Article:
The Hardest Part About Running

The hardest part about running is also one of the things I like the most: Identity.

It took me a couple years of running to actually consider myself a runner. It wasn’t that I felt I needed to get in more mileage or be faster, but when I began running, it was because I was running away. It was avoiding my problems and trying to cultivate a healthier lifestyle. I didn’t own a gym membership at the time and streets are free. I ran when I was upset (which was often), I ran to feel better and I ran to get away from toxic relationships.

Running has become so much more to me. It is a way of life. I plan my day around running. I read so much about. no so much as to get as fast as I can (although that is a goal) but also just to immerse myself in my tribe. I love to read success stories, stories where people failed and got back up, stories about anything related to putting one foot in front of the other. I do not think one mode of running is better than the other. Trails are fun, track is great, roads are perfect, heck even though I’ve never done it, pool running is legit. I love it all.

I have come to identify myself as a runner. It is a the purest expression of who I am. A body in motion, a mind engaged but also lost in the moment of exertion. Able to float freely between states of hard work and play. Running gives me everything I need (once I learn to eat while running, what’s to stop me?!)

Running both pushes me out of my comfort zone, and creates one. A zone of pleasure, sweat, happiness, pain, exhaustion and bliss all at the same time. I don’t know another instance where I could feel all those emotions and not explode. Running gives that to me.

On Monday, I had an easy 8-9 miles on the schedule. The day after a race is about recovery and not doing more damage. I am building muscle from speed work (had to buy bigger jeans) and so rest is important. I began my run at a cool 20 degrees with no snow. About 5 miles in, the snow began to fall beautifully all around me. I was admiring how wonderful it was to run in this. The sun was coming up and the path of fresh snow only had my footprints in it. I was finishing up the waterfront trail by Cass Park (great Ithaca park) when I remembered that it rained A LOT yesterday, and it was freezing now…anyone see where I am going?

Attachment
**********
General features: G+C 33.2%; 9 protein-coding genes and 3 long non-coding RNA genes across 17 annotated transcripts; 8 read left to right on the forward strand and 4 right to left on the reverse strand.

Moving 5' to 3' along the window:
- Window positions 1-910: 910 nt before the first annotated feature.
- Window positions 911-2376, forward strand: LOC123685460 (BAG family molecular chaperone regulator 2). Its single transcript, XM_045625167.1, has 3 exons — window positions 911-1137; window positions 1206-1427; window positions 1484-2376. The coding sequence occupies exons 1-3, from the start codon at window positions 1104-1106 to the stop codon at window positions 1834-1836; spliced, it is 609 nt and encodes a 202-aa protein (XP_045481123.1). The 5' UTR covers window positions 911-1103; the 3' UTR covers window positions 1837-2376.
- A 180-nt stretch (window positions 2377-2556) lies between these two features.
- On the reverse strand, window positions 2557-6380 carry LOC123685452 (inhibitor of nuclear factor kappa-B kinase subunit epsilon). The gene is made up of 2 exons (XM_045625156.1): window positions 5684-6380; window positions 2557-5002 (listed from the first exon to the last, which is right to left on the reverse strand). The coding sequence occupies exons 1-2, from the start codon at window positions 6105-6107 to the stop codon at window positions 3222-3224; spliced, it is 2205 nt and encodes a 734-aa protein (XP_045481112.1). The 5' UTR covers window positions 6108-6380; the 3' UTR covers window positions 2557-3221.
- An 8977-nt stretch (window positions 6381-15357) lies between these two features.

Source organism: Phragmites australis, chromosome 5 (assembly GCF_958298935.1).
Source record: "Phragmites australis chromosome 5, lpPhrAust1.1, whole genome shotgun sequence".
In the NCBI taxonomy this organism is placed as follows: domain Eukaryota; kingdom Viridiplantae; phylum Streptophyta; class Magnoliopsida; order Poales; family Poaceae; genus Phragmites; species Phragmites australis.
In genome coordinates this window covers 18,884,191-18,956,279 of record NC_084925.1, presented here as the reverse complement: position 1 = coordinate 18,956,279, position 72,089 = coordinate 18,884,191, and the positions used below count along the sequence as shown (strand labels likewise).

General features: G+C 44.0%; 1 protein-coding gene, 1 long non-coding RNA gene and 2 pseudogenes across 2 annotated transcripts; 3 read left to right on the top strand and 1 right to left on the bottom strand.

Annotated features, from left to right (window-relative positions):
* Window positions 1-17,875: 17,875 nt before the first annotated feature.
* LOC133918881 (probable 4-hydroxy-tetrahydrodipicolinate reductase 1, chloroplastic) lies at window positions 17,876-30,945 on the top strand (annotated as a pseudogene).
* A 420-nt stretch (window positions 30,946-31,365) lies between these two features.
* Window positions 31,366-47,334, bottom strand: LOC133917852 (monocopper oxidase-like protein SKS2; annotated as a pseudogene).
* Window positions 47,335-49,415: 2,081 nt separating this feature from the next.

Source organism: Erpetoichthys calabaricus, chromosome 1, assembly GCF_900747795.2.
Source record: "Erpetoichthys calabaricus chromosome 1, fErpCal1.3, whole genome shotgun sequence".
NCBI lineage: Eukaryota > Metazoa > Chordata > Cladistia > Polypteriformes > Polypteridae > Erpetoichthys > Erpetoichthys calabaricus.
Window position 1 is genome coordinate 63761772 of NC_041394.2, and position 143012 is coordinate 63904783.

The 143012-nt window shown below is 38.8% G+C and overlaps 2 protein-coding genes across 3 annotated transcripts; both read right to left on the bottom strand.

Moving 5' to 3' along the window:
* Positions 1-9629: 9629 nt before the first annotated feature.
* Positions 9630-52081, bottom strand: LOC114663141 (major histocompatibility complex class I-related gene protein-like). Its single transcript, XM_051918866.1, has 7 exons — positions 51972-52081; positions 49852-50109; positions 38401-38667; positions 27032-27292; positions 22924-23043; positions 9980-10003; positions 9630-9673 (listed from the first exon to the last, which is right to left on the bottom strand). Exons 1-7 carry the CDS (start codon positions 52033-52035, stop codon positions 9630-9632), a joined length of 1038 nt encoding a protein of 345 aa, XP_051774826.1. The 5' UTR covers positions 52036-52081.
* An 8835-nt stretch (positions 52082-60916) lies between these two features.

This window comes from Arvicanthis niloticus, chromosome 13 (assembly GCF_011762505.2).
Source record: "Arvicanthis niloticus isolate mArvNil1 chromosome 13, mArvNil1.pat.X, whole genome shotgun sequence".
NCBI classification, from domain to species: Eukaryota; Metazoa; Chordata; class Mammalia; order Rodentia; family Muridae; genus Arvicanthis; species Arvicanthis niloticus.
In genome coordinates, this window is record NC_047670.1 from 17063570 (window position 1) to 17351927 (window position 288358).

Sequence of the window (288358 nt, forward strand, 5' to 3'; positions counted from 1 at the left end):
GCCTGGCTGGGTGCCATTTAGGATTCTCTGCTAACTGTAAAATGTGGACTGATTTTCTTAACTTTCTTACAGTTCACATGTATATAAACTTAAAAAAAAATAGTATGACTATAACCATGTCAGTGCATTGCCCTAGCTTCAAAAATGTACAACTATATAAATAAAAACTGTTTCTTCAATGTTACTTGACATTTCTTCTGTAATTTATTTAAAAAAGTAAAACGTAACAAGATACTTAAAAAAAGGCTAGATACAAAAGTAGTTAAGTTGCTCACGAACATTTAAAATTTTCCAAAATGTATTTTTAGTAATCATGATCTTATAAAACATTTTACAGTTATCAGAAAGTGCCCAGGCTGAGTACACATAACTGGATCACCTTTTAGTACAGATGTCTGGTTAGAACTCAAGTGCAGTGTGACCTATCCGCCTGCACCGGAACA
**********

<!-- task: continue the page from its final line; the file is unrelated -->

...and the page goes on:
Just as I thought to slow down and move to the road, I hit a patch of ice hidden under that same snow I was marveling at earlier. If you are as tall as me (5’8″), you know us bigger girls, we fall hard. I was down, had the wind knocked out of me and tears were flowing. Immediately I repeated “You’re ok, you’re ok, you’re ok” over and over out loud. I started to pray that I would be ok because I was 2 miles from home. I got up and started walking. It hurt a bit, but largely I was just upset. After a bit of walking I was able to jog home. I cleaned up, texted my coach, made breakfast and was thankful I was still able to get home.


Well, then my knee blew up to the size of a grapefruit. In addition to a huge raspberry on my knee, it hurt really bad. I got to work at CTB and was limping around trying to do stuff. I tried to put on a brave face, but it was rough. After about 4 hours, my boss told me to go home. I was in pain and needed to ice and sit. I agreed so I left and did just that all afternoon. That’s when I started to get sad.

Even though I knew logically this would eventually get better, I felt like I was lost.


My identity was stolen. I could not run (or walk really) and I could feel the sad feelings coming (I don’t want to say depression because that is more serious that what I was dealing with I am sure). I read all night to keep my mind off it, but it was there. I didn’t feel like a runner anymore. I felt…like a normal person. It was both traumatizing and intriguing. I started imagining my life without running. I saw myself at more bars, up later at night, sleeping in more. That looked fun, but I also saw the terrible things. I saw never racing again. Never feeling like I was free. I saw myself not moving.

I was so scared. I was going down a really bad road.

When I lost my identity, for a brief time, I asked myself what I would do. I am a runner. That is what I will be my whole life if I have anything to say about it. I felt so dumb for not being able to prevent something I couldn’t see (no, I could not see black ice under an inch of snow) but somehow this was my fault. I was really sad. I texted my coach about it and she said simply “First, stop stressing. Just ice.” Following those instructions, however simple they were, made me feel better. I felt more like a runner who got injured rather than an idiot. I prayed a lot that night, not to heal quickly, but to accept that I might not be able to move for the next few days. I prayed for strength to get through that because I knew it would be hard. It still sucked, but I gave it to God. He knows what is best for me and I trust that.